Samantha Fish – Black Wind Howlin’
Do you know who Samantha Fish is? Here’s who she is. She’s that little girl who came up listening to all the popular local acts and got taken under the wings of all the ‘old guys.’ This is a typical story in country music. These showgirls learn to smile and wear a dress and strum four chords on an acoustic while a seven-piece band of nameless musicians carries their two-octave range of songs, which are all in C and D. They all have one and a half hits and then “retire to start a family,” or something.
But Samantha Fish didn’t come up in country music. She came up in blues.
This girl learned to play her Telecaster like a Goddess of rock, belt out a song – ANY song – at a minute’s notice with flawless delivery, play three full sets in one day without breaking a sweat, beat the tar out of handsy fans and club owners alike, and – get this – SHE CAN WRITE.
Right, so down to the album. Long-time fans will note that Fish’s art has grown exponentially across the board since her last album, Runaway, was released in April of 2011. Her younger fans adore her because she isn’t afraid of the word ‘rock.’ The entire album is laced with heavy guitars and blistering solos, as well as chord progressions that deviate drastically from a standard I, IV, V while recognizably maintaining blues themes. She isn’t afraid to write killer choruses, either. An impressive rap sheet for a tiny, 24-year-old blonde from Kansas City.
Lyrically, Fish’s work is supreme. Her stories are both original and deep, while never deviating too far from a certain youthful cheekiness that you might come to expect from a young musician punching above her weight class, as it were. Her poetic hooks, some subtle, some blatant, are all instant stuck-in-your-head-for-days material. Don’t listen to Black Wind Howlin’ just before entering polite company, otherwise you’ll wind up sauntering around the office singing “Go to Hell”.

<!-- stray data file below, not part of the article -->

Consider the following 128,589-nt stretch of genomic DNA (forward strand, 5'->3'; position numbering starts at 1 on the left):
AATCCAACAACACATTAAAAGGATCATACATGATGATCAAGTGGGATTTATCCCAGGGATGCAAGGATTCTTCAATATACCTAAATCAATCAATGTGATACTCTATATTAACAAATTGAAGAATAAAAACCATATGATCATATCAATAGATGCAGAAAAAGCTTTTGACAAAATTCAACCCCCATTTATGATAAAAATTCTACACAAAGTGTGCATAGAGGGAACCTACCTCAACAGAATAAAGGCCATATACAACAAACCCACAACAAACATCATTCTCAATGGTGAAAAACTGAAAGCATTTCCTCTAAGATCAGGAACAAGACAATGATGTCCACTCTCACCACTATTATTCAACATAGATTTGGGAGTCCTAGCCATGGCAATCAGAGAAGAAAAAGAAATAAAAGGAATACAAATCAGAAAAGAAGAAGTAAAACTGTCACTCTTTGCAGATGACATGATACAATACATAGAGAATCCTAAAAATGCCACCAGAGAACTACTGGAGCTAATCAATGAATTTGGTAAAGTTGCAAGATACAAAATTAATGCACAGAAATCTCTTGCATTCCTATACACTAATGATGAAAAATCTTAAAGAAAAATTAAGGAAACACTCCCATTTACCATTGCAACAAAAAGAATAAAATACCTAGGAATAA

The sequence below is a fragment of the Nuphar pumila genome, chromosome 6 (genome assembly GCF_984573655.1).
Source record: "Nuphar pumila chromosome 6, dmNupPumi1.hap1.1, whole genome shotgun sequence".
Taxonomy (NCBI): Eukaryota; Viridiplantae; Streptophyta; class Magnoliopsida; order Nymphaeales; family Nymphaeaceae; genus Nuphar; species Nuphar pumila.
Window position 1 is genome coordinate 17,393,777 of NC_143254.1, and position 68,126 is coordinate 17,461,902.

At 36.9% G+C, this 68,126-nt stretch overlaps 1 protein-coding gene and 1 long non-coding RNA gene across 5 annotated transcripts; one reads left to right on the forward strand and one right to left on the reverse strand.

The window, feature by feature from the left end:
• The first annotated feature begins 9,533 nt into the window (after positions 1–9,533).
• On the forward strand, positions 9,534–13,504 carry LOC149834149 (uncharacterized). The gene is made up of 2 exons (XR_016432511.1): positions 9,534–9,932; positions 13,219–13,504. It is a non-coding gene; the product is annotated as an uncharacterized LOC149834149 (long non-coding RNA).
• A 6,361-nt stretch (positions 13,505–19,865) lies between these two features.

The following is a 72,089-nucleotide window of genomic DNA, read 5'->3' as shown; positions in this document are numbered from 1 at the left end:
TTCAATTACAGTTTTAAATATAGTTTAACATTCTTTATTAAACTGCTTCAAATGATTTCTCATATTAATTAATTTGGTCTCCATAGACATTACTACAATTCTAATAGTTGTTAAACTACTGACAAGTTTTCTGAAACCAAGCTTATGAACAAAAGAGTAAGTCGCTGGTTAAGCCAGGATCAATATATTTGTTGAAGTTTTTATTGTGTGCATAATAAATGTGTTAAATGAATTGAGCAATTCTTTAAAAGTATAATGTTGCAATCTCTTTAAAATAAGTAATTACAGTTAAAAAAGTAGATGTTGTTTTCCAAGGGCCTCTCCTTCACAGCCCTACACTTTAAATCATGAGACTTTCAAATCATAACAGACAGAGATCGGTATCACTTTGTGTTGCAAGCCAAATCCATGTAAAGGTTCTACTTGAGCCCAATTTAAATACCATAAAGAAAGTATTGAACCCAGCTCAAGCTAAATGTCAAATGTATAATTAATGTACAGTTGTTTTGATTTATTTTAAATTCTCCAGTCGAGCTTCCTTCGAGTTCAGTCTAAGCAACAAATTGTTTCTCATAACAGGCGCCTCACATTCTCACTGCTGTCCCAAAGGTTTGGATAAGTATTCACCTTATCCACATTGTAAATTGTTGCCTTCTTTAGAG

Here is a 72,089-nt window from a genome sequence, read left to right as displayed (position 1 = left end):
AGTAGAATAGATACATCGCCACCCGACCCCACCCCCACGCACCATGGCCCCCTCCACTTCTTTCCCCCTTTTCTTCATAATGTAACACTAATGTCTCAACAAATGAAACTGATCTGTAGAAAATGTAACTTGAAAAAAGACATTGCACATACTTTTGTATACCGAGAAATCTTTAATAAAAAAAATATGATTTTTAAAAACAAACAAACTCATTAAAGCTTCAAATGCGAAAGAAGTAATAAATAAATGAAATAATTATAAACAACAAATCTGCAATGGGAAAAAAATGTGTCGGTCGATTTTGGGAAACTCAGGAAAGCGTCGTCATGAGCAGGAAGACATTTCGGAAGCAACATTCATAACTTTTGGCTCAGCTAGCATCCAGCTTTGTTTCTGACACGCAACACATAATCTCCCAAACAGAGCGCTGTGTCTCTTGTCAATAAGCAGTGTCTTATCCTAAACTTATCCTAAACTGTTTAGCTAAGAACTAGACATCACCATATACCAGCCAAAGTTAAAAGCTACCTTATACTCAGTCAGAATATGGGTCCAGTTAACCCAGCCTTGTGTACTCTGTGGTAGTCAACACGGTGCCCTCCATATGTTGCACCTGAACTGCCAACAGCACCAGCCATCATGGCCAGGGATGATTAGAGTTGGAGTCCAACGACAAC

Of course, she’s not ALL attitude. Just when a particularly staunch critic might be thinking about labeling her the “ugly duckling” or “tomboy” of the latest generation of songstresses, track five hits with “Over You”, a ballad that proves that she’s everything you could ever want her to be. Blues purists who may be inclined to complain will be promptly silenced by Fish’s cover of Howlin’ Wolf’s “Who’s Been Talkin’?”.
Of course song seven, “Lay It Down”, puts us right back in the grove of a heavy guitar crawl accompanied by lyrical promises to win a QuickDraw gunfight that may or may not crop up in the narratives bar-room setting.
The title piece, “Black Wind Howlin’”, is every bit as mean as it sounds, and is well deserving of the post of titular track, though it’s worth noting with specificity that not one single track on the album is anything less than stand-alone gold. The only shortfall might arguably come from the fact that track eight, “Heartbreaker”, is in fact another fantastic original, rather than a Led Zeppelin cover. Hey, nobody’s perfect.
If you aren’t a fan, or you don’t believe you know what ‘blues music’ really is (if you’re not a fan, you don’t), Samantha Fish’s Black Wind Howlin’ is the best album in the world to start with.
Samantha Fish – Lay It Down
Samantha Fish playing “Lay It Down” for Relix Magazine: